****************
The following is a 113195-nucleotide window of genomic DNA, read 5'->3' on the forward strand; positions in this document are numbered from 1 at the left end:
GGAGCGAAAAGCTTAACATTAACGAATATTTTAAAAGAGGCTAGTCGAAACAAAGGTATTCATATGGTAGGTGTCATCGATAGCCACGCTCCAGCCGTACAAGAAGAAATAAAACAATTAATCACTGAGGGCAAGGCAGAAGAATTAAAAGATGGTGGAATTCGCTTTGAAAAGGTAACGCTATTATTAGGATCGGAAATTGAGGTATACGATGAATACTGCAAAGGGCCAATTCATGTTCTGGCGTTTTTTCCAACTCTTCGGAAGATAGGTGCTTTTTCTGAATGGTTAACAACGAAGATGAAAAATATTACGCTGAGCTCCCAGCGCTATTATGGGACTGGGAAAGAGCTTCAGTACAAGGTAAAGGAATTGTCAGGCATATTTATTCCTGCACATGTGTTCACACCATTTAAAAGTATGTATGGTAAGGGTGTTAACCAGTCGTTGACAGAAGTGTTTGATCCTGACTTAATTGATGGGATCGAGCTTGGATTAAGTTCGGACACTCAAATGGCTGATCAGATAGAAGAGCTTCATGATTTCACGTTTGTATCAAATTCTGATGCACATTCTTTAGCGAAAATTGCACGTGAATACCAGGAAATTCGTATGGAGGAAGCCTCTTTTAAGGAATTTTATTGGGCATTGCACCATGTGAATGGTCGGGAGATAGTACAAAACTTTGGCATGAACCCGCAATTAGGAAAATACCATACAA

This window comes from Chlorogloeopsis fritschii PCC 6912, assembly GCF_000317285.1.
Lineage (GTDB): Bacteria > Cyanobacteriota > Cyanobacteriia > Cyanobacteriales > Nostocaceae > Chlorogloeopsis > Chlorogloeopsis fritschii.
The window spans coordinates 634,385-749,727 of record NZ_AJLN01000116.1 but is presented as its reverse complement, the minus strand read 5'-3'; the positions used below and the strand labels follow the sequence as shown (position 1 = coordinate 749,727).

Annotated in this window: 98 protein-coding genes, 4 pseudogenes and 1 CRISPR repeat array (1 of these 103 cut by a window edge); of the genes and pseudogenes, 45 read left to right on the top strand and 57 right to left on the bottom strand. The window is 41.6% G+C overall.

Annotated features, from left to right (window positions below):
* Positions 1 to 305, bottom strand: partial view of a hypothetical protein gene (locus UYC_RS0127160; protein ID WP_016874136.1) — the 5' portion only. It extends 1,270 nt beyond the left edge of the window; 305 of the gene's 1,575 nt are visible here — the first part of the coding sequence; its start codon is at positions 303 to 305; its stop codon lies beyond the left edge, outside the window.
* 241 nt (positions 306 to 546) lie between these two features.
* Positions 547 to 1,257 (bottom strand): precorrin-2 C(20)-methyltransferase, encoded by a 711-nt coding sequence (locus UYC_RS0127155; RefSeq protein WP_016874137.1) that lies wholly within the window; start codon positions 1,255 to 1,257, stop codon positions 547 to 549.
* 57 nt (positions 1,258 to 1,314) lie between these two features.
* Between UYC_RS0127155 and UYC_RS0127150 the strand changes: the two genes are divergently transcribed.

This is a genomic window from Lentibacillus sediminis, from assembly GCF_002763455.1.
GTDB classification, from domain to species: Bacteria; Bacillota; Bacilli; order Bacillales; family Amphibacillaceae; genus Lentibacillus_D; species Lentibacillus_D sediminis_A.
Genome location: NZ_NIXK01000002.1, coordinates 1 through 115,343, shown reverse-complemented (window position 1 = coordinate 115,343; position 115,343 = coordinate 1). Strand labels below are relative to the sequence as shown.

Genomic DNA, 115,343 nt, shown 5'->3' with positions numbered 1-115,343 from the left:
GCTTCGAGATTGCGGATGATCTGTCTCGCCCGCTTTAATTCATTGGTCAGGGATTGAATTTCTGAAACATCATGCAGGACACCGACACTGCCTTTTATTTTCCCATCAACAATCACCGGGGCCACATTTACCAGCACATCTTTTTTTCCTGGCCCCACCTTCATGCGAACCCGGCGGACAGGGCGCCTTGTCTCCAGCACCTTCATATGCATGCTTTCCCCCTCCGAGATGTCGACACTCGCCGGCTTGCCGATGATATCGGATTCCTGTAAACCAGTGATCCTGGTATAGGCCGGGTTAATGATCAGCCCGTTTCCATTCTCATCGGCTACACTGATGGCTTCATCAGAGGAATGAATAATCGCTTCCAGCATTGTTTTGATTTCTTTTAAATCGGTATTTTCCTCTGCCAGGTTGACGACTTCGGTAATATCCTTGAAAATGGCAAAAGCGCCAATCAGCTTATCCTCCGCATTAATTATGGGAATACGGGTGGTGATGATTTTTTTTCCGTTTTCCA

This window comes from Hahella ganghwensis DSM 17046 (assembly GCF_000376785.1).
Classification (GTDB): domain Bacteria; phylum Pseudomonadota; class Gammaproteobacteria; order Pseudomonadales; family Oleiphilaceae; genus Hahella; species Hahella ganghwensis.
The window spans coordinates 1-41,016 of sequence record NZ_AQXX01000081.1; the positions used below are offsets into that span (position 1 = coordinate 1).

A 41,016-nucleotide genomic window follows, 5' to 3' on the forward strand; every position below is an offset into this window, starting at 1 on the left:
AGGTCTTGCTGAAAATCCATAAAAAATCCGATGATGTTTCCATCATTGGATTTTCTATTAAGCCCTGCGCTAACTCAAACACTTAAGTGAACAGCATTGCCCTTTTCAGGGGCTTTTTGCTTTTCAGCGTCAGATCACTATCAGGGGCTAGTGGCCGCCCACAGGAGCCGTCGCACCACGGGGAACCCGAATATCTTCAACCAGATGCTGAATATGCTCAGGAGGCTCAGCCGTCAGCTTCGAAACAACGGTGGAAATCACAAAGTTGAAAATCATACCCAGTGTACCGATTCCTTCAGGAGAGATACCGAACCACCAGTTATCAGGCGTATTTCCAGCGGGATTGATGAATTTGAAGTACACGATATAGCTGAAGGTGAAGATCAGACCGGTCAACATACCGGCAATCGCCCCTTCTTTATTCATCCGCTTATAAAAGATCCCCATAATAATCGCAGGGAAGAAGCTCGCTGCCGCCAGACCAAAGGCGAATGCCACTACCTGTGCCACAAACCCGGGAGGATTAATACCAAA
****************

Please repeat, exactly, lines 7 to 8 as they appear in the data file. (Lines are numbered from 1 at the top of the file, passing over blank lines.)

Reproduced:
Annotated features, from left to right (window positions below):
* Positions 1 to 305, bottom strand: partial view of a hypothetical protein gene (locus UYC_RS0127160; protein ID WP_016874136.1) — the 5' portion only. It extends 1,270 nt beyond the left edge of the window; 305 of the gene's 1,575 nt are visible here — the first part of the coding sequence; its start codon is at positions 303 to 305; its stop codon lies beyond the left edge, outside the window.